When the burning begins, teachers frantically evacuate students. Outside, they meet thick smoke enveloping the land. Children choke as they attempt to flee. Their frail bodies struggle to catch a breath as the sky looms gray and terrifying.
BUENOS AIRES, Argentina — When my father first arrived in Entre Ríos, he worked as a garbage collector. As a child, I watched mountains of waste grow from scratch in what became known as the landfill La Quema. For 50 years, authorities have deposited 120 tons of garbage into the landfill. Many families work there to earn a living.
I see the consequence of the practices employed at La Quema. The systemic burning of garbage has impacted the lives and health of generations. On top of respiratory problems, people suffer from gastrointestinal ailments, rheumatic issues, and zoonoses [diseases passed from animals to humans caused by harmful germs].
When garbage burns during summer, the heat from the sun extends the fire, endangering houses and the elementary school, which sits just 200 meters away. When the burning begins, teachers frantically evacuate students. Outside, they meet thick smoke enveloping the land. Children choke as they attempt to flee. Their frail bodies struggle to catch a breath as the sky looms gray and terrifying. Every time this scene unfolds before me, it breaks my heart.
Facing an economic crisis, I began working at Le Quema, as my father did two decades before. They paid me poorly, so I took on a second job as a street grubber to make extra cash. I worked in the garbage dump for about three years. As I sorted through the waste, I often found worms in my socks and flies landed all over my face.
With barely enough money to make ends meet, at times, my family and I resorted to eating leftovers we found in the dump. At those times, atmospheric tanks frequently poured liters and liters of liquid sewage in a sector of the property. One day, I noticed a huge boil on my nephew’s knee. I later found out that many of the children in the neighborhood experienced severe eczema. Eventually, one of my granddaughters was diagnosed with serious chronic respiratory problems.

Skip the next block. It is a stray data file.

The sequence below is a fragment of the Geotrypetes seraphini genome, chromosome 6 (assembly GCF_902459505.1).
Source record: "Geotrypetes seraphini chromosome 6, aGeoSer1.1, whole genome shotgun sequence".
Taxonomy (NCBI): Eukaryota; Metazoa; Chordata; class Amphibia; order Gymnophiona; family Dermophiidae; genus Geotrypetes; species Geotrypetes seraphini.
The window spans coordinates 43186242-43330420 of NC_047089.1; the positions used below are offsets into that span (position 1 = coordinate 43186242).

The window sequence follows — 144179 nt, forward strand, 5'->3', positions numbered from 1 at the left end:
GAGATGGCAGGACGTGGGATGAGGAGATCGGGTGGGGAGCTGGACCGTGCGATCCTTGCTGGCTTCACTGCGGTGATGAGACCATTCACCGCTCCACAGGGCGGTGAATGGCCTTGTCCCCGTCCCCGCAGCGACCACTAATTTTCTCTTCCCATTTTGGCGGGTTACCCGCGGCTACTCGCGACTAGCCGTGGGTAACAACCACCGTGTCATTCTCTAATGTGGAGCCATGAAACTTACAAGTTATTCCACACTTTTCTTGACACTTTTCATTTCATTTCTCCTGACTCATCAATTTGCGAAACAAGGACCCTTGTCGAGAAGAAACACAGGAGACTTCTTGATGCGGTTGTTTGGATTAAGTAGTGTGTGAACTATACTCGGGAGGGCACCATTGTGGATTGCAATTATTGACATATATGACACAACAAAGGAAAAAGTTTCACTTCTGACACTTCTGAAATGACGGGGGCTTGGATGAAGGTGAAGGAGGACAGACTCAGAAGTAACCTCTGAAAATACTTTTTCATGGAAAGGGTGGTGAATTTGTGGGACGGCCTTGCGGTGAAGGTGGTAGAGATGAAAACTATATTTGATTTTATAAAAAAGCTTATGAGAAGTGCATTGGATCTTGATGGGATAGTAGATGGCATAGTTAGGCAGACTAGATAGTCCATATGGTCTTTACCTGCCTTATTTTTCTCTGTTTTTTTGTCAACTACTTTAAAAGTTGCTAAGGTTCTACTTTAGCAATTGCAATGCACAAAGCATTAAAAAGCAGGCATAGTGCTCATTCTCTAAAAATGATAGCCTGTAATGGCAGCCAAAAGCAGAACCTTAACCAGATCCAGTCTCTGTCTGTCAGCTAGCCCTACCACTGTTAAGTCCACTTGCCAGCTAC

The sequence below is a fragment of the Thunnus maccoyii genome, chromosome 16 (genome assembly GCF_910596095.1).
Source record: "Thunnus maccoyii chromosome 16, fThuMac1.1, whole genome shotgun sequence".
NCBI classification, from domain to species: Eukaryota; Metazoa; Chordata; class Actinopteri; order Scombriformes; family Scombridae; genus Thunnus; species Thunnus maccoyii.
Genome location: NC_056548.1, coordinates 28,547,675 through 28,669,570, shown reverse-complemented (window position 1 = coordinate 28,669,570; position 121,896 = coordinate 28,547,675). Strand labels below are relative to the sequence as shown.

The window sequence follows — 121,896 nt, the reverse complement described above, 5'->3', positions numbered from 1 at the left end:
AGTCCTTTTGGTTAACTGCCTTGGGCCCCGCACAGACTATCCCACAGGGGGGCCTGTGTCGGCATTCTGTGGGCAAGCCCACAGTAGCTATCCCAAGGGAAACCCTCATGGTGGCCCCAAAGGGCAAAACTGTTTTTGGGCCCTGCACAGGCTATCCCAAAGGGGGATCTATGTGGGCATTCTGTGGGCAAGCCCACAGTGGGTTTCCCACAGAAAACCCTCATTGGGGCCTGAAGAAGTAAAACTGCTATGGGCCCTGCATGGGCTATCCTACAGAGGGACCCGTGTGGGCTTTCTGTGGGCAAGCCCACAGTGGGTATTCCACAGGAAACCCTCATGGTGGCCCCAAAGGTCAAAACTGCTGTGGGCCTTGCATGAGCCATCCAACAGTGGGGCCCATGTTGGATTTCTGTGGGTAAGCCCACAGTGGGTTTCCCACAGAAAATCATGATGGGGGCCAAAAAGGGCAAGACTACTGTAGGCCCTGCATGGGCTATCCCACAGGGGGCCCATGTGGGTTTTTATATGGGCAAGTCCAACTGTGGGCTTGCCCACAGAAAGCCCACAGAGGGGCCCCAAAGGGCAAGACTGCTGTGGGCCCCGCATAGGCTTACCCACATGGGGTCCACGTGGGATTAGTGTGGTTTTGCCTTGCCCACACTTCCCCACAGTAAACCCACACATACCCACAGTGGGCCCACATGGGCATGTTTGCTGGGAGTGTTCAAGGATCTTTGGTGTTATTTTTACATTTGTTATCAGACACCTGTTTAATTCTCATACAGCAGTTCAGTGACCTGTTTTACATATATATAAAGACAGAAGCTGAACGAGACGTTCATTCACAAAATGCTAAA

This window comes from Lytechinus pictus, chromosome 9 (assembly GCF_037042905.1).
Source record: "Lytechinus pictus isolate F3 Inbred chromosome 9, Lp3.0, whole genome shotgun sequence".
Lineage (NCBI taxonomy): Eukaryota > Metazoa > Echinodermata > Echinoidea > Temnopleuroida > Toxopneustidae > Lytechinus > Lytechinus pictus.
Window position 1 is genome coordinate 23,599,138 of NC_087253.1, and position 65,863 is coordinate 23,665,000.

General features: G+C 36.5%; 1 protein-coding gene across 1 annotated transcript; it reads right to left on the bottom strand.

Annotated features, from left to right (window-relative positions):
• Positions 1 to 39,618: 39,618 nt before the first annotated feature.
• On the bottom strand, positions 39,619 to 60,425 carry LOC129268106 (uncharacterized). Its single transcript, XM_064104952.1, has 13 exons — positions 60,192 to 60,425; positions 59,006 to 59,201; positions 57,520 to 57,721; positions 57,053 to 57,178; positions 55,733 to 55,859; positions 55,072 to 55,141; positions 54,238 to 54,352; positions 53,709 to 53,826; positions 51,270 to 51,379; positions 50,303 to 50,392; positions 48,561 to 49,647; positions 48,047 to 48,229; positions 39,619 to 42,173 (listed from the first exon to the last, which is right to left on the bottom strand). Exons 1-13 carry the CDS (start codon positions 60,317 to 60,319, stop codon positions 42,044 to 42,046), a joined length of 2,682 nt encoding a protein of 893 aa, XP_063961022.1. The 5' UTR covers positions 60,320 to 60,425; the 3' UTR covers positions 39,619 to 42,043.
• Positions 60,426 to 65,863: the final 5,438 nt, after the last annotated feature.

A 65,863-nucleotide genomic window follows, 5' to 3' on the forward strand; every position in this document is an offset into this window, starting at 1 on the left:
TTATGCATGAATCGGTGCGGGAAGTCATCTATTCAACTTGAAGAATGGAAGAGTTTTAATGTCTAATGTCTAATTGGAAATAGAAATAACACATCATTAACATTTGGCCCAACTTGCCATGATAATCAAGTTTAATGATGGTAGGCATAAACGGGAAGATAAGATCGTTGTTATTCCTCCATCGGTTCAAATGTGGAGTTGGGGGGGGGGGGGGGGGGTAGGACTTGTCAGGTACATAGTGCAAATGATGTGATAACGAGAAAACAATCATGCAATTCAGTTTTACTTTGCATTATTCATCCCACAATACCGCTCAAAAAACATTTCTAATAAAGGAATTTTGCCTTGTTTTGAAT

We took her to a doctor who advised us to leave the neighborhood as soon as possible, but we could not afford to go. Desperate to do something, we reasoned with the people in charge, speaking of the damage being done to the residents. We created a petition, and the entire neighborhood signed it, but nothing changed. Undeterred, we began holding assemblies to push them to stop dumping waste nearby. We hoped our efforts would make a difference.
Years went on, until finally, they heard our pleas. In October 2022, they decided to close the landfill and construct an environmental center. The plans included the installation of an integral waste treatment plant. It also meant they would improve working conditions for the waste pickers, with funds from the Inter-American Development Bank.
The Environmental Center also included a daycare for the workers’ children. To date, 70 percent of the landfill is closed, and the new center is half-way complete. Just as our hope soared, a federal judge stopped the landfill reconversion project for no good reason. In January 2023, after a presentation at the Ministry of Environment of the Nation, officials revoked the injunction and the landfill resumed operating. A sense of distress permeated my entire being.
The residents and our supporters hold onto our dream to convert the La Quema landfill to a recycling plant and environmental center where urban recyclers can work in decent conditions, but business interests continue to hinder our progress.
I feel so much despair today. An enormous sadness lingers, and I fear the project will be completely abandoned. Many people will suffer if they make that decision. Sick and starving families will be left to die. We have seen neighbors die in fires and drown in smoke, suffering from the many diseases this landfill brings. Something needs to be done, or else their blood will be on the hands of our officials.
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